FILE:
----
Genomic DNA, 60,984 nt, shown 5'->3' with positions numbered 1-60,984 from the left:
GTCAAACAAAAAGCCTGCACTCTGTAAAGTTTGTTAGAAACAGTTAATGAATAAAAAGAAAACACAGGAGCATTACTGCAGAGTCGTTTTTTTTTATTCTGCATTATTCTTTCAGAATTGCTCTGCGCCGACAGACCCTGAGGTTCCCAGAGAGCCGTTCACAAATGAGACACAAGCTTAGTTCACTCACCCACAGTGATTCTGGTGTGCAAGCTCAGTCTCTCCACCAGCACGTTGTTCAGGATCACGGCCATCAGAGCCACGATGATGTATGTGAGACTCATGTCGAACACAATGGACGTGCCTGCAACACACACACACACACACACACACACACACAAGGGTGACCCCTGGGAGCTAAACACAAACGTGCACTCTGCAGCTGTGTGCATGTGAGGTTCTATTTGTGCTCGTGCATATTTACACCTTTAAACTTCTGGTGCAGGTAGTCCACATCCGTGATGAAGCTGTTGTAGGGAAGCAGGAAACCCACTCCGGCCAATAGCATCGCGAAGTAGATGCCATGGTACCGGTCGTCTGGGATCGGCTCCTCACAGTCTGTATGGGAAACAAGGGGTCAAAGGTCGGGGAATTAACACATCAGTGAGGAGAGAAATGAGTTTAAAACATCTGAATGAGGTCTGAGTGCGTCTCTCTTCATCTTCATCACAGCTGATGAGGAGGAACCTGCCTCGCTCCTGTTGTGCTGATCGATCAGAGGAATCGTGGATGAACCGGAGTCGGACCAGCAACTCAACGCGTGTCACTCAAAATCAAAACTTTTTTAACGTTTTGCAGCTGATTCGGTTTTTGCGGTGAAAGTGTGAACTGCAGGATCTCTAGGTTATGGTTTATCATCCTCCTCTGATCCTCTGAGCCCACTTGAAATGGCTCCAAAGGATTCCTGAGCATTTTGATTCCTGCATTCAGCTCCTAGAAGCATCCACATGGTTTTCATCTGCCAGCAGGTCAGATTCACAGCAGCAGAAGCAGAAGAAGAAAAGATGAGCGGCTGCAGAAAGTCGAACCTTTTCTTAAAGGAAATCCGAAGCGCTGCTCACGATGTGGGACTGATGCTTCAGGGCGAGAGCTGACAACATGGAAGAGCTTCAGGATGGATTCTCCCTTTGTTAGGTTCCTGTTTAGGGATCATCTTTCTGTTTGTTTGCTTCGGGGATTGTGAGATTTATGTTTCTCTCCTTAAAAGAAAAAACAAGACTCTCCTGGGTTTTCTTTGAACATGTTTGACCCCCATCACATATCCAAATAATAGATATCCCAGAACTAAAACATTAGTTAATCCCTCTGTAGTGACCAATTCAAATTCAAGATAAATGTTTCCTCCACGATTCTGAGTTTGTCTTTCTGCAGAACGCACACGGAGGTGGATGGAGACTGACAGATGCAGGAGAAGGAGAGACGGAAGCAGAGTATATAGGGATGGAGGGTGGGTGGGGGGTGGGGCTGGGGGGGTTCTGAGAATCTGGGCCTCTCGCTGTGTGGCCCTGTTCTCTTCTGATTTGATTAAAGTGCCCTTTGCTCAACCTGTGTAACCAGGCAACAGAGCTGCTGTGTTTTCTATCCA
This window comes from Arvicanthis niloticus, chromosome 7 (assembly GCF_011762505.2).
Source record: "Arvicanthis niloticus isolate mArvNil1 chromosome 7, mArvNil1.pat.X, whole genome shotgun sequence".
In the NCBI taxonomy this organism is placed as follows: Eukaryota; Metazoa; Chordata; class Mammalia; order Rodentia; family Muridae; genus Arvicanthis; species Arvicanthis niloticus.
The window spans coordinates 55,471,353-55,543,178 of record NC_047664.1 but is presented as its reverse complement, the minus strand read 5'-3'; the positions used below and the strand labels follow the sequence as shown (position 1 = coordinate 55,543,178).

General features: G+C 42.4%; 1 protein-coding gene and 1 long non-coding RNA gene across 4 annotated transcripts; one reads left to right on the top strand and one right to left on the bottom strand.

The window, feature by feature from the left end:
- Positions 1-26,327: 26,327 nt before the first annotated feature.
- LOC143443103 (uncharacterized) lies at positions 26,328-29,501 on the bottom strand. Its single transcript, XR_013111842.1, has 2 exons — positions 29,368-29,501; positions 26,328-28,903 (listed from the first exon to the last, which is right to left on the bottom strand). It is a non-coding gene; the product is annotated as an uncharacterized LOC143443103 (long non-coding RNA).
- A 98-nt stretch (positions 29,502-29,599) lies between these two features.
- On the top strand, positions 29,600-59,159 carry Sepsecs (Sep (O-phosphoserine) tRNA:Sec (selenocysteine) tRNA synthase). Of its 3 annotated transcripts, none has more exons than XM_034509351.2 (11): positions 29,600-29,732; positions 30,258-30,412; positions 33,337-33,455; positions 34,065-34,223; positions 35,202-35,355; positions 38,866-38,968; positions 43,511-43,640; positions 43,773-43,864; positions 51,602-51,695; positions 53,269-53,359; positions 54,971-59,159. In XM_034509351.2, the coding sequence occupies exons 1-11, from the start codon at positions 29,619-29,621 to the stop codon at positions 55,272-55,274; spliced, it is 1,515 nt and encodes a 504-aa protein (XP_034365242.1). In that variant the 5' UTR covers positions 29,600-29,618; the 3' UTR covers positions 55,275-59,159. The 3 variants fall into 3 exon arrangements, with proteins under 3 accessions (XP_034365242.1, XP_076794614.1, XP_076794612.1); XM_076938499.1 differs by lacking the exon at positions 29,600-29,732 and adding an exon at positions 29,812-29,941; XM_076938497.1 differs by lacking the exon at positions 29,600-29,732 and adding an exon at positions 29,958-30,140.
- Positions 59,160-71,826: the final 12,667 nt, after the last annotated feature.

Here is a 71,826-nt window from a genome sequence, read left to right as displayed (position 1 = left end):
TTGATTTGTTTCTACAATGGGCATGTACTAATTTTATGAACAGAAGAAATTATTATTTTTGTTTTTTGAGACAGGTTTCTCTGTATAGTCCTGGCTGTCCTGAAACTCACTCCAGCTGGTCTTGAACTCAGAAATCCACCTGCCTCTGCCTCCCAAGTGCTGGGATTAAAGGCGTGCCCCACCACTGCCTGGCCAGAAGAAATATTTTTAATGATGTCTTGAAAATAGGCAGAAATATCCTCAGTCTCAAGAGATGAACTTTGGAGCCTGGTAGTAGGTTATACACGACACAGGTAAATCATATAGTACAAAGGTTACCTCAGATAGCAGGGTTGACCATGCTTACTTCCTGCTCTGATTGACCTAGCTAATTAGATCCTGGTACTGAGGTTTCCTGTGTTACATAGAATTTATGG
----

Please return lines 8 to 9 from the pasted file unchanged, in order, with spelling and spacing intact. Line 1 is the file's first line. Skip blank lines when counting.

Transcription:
The window, feature by feature from the left end:
- Positions 1-26,327: 26,327 nt before the first annotated feature.